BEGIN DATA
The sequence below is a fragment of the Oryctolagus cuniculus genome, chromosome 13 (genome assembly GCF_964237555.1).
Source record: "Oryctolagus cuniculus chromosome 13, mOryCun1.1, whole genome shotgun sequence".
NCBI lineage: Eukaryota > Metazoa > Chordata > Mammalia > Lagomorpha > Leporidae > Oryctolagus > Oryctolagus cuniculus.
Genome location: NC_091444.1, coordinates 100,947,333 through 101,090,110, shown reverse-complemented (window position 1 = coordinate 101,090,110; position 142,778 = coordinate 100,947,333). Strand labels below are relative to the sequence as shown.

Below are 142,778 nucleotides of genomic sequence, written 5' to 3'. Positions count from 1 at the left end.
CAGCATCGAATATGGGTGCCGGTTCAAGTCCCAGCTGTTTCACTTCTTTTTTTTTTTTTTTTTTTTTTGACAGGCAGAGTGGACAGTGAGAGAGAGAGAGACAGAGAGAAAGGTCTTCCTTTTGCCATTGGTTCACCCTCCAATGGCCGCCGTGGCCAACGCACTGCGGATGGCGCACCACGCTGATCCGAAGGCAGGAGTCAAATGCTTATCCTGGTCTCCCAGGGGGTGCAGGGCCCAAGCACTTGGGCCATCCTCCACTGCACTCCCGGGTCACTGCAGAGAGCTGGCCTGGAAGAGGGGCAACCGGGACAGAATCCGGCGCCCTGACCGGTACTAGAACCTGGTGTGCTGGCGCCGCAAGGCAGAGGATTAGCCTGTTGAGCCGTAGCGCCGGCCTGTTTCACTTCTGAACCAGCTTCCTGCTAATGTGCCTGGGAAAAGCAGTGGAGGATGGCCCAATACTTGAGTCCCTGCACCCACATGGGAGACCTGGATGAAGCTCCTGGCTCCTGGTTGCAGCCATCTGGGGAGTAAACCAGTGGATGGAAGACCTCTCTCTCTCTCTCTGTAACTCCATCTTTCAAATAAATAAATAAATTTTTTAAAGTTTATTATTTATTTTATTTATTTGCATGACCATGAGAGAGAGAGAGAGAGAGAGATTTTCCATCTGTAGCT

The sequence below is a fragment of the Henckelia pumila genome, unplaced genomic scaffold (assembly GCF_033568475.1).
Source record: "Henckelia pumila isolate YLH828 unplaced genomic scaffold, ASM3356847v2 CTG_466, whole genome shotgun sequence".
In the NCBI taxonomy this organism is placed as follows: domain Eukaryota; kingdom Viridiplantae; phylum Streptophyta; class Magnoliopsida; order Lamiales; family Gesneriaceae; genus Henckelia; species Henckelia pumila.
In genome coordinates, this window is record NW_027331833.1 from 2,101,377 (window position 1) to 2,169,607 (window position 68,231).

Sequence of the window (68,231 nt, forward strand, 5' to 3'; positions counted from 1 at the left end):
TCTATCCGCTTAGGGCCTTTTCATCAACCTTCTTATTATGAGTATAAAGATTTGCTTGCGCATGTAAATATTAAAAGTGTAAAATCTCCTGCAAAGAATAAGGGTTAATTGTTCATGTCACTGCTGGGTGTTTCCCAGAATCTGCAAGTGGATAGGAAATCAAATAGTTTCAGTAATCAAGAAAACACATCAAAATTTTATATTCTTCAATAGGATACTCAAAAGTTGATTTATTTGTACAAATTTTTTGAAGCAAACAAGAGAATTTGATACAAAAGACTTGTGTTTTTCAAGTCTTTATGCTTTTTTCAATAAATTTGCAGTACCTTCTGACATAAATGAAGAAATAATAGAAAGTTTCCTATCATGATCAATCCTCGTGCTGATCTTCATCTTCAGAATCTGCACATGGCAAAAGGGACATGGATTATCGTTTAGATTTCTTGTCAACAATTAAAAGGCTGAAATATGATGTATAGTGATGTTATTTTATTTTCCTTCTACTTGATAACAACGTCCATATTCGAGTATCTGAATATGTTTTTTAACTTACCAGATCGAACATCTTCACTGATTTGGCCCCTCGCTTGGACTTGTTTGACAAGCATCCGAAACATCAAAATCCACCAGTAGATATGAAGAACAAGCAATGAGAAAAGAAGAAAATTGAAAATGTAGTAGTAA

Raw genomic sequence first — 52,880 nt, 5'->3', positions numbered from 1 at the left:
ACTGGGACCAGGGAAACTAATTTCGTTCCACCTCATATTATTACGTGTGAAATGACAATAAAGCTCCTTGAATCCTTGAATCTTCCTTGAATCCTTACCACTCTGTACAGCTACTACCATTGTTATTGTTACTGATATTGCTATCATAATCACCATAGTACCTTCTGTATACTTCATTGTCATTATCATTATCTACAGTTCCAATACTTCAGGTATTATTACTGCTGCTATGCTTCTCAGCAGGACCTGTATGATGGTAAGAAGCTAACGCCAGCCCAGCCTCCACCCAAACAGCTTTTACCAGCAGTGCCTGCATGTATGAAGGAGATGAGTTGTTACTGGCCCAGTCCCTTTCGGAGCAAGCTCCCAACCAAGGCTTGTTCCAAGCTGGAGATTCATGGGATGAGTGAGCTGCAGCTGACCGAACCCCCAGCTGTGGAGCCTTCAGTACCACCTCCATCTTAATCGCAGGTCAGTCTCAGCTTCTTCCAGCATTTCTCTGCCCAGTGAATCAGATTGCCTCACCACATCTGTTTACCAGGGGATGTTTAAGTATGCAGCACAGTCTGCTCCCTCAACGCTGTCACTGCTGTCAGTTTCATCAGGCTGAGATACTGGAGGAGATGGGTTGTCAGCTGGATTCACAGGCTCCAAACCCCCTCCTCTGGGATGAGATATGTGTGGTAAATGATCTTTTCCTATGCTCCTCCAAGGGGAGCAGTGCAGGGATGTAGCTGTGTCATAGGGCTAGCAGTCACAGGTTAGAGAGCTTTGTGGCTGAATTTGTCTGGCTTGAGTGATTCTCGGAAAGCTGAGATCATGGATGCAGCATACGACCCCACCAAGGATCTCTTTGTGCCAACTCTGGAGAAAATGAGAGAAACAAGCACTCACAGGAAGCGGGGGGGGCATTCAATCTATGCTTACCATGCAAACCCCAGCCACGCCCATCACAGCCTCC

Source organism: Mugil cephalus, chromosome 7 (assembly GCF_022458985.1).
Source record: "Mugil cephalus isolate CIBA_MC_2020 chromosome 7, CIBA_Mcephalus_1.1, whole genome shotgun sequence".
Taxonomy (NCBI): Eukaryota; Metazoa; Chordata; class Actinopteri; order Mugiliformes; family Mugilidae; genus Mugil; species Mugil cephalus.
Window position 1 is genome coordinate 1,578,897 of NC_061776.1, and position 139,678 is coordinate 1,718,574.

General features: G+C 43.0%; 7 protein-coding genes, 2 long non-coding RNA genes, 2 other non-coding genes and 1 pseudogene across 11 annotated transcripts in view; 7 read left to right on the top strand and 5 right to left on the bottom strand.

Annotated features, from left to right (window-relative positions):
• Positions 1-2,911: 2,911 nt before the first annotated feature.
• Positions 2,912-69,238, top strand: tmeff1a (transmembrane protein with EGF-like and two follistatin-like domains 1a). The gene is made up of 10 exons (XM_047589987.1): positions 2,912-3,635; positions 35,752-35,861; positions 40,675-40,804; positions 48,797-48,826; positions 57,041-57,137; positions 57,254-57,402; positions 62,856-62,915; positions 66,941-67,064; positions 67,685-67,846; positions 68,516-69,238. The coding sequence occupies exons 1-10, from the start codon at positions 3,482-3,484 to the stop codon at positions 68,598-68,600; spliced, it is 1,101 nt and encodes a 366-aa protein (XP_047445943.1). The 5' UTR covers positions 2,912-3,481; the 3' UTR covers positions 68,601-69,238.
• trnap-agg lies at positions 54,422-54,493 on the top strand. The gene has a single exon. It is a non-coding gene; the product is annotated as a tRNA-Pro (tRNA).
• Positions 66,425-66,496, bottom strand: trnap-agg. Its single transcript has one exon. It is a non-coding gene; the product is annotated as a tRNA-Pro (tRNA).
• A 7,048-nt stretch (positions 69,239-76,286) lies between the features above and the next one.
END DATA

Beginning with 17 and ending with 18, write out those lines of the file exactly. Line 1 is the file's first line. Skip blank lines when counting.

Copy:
Taxonomy (NCBI): Eukaryota; Metazoa; Chordata; class Actinopteri; order Mugiliformes; family Mugilidae; genus Mugil; species Mugil cephalus.
Window position 1 is genome coordinate 1,578,897 of NC_061776.1, and position 139,678 is coordinate 1,718,574.